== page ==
On behalf of other sub-for-music listeners, I'll once more exploit this platform to petition Aavik formally. Make this noiselessly switching remote-controlled precision filter available as a separate compact component or else (our kind shall shop one of your very few competitors). It'd neatly serve those in no need of a full-blown if just single-ended preamp. There's currently nothing like it. I already own the closest thing in my Pál Nagy box; just with manual not remote frequency switching. Here the Aavik C-280, C-580, C-880 and I-880 stand aloof from the crowd. That has them lead the way into a smarter better-sounding future.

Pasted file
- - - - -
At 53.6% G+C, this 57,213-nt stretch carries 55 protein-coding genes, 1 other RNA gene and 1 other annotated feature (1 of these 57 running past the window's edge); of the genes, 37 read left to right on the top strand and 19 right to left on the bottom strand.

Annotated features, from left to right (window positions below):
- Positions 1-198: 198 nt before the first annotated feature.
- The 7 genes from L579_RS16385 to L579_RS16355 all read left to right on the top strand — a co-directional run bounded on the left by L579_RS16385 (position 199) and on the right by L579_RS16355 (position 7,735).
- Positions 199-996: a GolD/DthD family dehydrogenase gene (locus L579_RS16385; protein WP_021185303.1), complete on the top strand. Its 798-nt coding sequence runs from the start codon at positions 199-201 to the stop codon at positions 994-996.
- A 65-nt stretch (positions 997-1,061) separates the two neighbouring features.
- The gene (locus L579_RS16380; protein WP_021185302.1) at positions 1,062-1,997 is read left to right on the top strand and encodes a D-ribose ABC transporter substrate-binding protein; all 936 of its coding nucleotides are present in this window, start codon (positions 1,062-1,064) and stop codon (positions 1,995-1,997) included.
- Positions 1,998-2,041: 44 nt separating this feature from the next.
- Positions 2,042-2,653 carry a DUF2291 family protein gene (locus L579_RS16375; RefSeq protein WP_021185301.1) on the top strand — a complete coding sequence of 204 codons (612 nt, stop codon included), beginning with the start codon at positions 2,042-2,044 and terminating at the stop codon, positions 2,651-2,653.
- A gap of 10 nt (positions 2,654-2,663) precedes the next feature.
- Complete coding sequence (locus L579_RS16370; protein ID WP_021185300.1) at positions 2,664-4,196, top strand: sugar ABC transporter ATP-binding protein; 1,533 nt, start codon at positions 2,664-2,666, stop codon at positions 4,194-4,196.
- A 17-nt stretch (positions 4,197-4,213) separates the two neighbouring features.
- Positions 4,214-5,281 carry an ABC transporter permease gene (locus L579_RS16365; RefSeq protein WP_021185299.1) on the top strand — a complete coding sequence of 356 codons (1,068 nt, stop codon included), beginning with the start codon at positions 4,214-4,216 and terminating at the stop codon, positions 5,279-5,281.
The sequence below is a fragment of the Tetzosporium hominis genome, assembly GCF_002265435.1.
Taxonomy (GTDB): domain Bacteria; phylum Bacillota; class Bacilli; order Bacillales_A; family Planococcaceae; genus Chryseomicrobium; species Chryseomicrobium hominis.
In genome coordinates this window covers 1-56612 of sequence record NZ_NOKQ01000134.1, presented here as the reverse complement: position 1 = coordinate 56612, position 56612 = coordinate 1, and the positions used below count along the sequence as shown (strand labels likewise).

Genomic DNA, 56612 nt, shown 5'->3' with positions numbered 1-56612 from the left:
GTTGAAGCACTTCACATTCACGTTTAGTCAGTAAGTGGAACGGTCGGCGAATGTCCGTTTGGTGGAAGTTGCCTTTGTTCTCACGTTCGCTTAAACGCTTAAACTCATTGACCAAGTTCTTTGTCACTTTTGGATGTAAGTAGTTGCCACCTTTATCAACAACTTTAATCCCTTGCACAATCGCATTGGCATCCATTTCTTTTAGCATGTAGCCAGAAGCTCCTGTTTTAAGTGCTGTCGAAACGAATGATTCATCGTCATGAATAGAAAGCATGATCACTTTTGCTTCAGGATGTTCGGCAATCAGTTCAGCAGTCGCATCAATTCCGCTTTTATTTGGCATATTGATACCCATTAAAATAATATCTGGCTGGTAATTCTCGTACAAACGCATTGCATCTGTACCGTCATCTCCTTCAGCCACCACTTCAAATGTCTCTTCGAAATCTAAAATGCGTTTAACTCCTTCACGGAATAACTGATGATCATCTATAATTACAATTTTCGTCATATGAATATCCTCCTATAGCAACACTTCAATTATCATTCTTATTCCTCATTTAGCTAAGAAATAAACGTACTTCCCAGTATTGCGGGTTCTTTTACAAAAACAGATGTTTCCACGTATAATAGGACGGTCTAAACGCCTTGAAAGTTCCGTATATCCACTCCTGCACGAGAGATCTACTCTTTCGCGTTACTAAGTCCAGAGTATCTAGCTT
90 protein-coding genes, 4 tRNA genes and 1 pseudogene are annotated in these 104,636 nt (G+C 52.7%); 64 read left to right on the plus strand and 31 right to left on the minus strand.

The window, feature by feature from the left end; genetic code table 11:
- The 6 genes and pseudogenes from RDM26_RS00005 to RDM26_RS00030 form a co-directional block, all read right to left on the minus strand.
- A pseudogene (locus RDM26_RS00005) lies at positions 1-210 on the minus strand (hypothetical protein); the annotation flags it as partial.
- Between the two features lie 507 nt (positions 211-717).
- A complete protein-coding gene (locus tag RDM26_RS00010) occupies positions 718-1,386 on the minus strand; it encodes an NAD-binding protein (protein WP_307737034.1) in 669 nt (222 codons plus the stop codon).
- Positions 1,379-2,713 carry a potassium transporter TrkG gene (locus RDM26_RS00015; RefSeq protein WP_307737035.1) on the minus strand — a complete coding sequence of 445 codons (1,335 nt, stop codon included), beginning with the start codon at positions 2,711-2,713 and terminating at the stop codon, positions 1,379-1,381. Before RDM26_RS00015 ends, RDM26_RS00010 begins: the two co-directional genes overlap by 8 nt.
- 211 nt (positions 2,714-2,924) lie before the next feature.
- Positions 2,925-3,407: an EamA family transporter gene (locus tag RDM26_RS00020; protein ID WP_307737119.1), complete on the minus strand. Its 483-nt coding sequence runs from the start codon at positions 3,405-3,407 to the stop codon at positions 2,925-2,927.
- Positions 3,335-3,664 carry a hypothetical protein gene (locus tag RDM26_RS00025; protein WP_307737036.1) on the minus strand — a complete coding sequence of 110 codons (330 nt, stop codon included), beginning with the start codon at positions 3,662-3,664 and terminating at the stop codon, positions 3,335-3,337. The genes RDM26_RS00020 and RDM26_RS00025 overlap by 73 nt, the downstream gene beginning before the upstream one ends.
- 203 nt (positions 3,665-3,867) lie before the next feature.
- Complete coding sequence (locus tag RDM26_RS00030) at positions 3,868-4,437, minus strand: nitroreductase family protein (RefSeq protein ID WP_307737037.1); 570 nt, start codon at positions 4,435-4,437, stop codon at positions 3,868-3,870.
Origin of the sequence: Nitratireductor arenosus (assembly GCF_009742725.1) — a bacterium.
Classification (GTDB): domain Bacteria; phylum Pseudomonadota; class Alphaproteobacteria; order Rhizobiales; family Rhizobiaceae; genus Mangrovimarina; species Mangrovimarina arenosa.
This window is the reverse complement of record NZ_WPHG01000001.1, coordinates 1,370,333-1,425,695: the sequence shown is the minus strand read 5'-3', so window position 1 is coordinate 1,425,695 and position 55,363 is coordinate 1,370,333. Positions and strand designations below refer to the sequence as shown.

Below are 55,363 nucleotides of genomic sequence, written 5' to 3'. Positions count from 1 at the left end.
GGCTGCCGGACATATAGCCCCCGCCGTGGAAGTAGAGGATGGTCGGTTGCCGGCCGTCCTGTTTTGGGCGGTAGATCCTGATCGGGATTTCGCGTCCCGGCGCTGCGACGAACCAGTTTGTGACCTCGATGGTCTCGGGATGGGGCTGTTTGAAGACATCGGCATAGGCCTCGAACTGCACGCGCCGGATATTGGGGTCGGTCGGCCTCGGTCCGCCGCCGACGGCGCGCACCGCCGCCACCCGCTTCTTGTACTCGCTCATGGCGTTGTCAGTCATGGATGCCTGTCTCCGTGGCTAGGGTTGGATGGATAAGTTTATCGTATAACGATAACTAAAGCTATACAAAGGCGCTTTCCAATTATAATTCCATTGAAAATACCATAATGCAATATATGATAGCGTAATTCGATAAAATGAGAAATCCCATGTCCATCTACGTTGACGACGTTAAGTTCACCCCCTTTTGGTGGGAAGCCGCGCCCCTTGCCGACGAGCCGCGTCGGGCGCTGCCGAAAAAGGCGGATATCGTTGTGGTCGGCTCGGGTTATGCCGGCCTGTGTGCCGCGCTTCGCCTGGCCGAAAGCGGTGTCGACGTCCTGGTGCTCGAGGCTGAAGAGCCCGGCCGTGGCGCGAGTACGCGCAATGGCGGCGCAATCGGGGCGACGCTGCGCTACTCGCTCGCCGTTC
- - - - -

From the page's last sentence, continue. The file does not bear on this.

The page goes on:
Skol to that!

PS: Asking my factory contact whether the two filter versions implement in firmware or hardware, the latter. To change requires a different physical board not an emailed firmware overwrite. Can owners swap boards in situ or does it require a return to the factory? "It has to be done by at least the dealer but the software is designed to recognize either version to involve no software update." So one decides at order time but isn't stuck should needs change. Simply have your dealer or the factory replace the original filter module.

PPS: Warsaw contributor Dawid Gryzb had previously belabored the Danes' use of Apple's silvery wand just because it didn't match the black/red livery of their components. He should be pleased as punch that the new wand has listened to his niggle and converted to his preference. Skol again, this time with viking mead not Irish whiskey.